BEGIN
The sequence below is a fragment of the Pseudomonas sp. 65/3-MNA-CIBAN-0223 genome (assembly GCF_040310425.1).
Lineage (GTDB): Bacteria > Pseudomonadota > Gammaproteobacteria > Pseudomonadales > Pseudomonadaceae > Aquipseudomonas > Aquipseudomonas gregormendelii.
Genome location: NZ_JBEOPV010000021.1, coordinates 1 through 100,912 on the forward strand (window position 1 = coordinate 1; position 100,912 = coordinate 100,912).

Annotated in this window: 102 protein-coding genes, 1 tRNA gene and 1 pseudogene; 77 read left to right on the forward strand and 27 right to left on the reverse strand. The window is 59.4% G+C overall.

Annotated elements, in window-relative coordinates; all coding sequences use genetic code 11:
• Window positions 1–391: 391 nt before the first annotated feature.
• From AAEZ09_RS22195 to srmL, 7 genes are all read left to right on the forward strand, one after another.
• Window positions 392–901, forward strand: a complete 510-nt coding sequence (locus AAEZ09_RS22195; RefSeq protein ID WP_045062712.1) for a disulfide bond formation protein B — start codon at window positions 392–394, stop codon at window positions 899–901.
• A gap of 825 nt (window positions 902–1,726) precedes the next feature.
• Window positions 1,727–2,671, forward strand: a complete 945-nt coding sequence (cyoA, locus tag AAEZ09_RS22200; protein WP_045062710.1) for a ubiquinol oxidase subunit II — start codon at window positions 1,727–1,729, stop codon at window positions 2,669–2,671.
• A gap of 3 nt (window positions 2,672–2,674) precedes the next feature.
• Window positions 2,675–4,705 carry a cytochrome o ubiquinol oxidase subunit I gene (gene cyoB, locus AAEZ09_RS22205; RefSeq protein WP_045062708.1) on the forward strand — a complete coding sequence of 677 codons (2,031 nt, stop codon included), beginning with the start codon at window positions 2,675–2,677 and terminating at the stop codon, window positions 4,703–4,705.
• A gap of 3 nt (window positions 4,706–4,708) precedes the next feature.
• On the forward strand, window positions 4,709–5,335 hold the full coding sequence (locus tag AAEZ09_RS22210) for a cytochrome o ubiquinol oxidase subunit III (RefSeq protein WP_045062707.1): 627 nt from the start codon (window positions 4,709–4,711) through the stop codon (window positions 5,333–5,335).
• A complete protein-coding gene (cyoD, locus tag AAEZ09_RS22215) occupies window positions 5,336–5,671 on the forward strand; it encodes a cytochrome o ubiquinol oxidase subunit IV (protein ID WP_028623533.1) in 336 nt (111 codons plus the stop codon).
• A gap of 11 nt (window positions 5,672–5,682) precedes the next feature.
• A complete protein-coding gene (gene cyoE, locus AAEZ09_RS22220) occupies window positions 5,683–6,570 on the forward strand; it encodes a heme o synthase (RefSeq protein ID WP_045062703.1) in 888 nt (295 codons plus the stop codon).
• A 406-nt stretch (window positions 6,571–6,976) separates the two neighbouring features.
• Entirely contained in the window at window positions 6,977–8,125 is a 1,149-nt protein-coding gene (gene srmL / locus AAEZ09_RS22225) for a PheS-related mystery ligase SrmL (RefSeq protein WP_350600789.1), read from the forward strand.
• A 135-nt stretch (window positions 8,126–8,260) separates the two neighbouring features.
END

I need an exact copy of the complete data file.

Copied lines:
The sequence below is a fragment of the Pseudomonas sp. 65/3-MNA-CIBAN-0223 genome (assembly GCF_040310425.1).
Lineage (GTDB): Bacteria > Pseudomonadota > Gammaproteobacteria > Pseudomonadales > Pseudomonadaceae > Aquipseudomonas > Aquipseudomonas gregormendelii.
Genome location: NZ_JBEOPV010000021.1, coordinates 1 through 100,912 on the forward strand (window position 1 = coordinate 1; position 100,912 = coordinate 100,912).

Annotated in this window: 102 protein-coding genes, 1 tRNA gene and 1 pseudogene; 77 read left to right on the forward strand and 27 right to left on the reverse strand. The window is 59.4% G+C overall.

Annotated elements, in window-relative coordinates; all coding sequences use genetic code 11:
• Window positions 1–391: 391 nt before the first annotated feature.
• From AAEZ09_RS22195 to srmL, 7 genes are all read left to right on the forward strand, one after another.
• Window positions 392–901, forward strand: a complete 510-nt coding sequence (locus AAEZ09_RS22195; RefSeq protein ID WP_045062712.1) for a disulfide bond formation protein B — start codon at window positions 392–394, stop codon at window positions 899–901.
• A gap of 825 nt (window positions 902–1,726) precedes the next feature.
• Window positions 1,727–2,671, forward strand: a complete 945-nt coding sequence (cyoA, locus tag AAEZ09_RS22200; protein WP_045062710.1) for a ubiquinol oxidase subunit II — start codon at window positions 1,727–1,729, stop codon at window positions 2,669–2,671.
• A gap of 3 nt (window positions 2,672–2,674) precedes the next feature.
• Window positions 2,675–4,705 carry a cytochrome o ubiquinol oxidase subunit I gene (gene cyoB, locus AAEZ09_RS22205; RefSeq protein WP_045062708.1) on the forward strand — a complete coding sequence of 677 codons (2,031 nt, stop codon included), beginning with the start codon at window positions 2,675–2,677 and terminating at the stop codon, window positions 4,703–4,705.
• A gap of 3 nt (window positions 4,706–4,708) precedes the next feature.
• On the forward strand, window positions 4,709–5,335 hold the full coding sequence (locus tag AAEZ09_RS22210) for a cytochrome o ubiquinol oxidase subunit III (RefSeq protein WP_045062707.1): 627 nt from the start codon (window positions 4,709–4,711) through the stop codon (window positions 5,333–5,335).
• A complete protein-coding gene (cyoD, locus tag AAEZ09_RS22215) occupies window positions 5,336–5,671 on the forward strand; it encodes a cytochrome o ubiquinol oxidase subunit IV (protein ID WP_028623533.1) in 336 nt (111 codons plus the stop codon).
• A gap of 11 nt (window positions 5,672–5,682) precedes the next feature.
• A complete protein-coding gene (gene cyoE, locus AAEZ09_RS22220) occupies window positions 5,683–6,570 on the forward strand; it encodes a heme o synthase (RefSeq protein ID WP_045062703.1) in 888 nt (295 codons plus the stop codon).
• A 406-nt stretch (window positions 6,571–6,976) separates the two neighbouring features.
• Entirely contained in the window at window positions 6,977–8,125 is a 1,149-nt protein-coding gene (gene srmL / locus AAEZ09_RS22225) for a PheS-related mystery ligase SrmL (RefSeq protein WP_350600789.1), read from the forward strand.
• A 135-nt stretch (window positions 8,126–8,260) separates the two neighbouring features.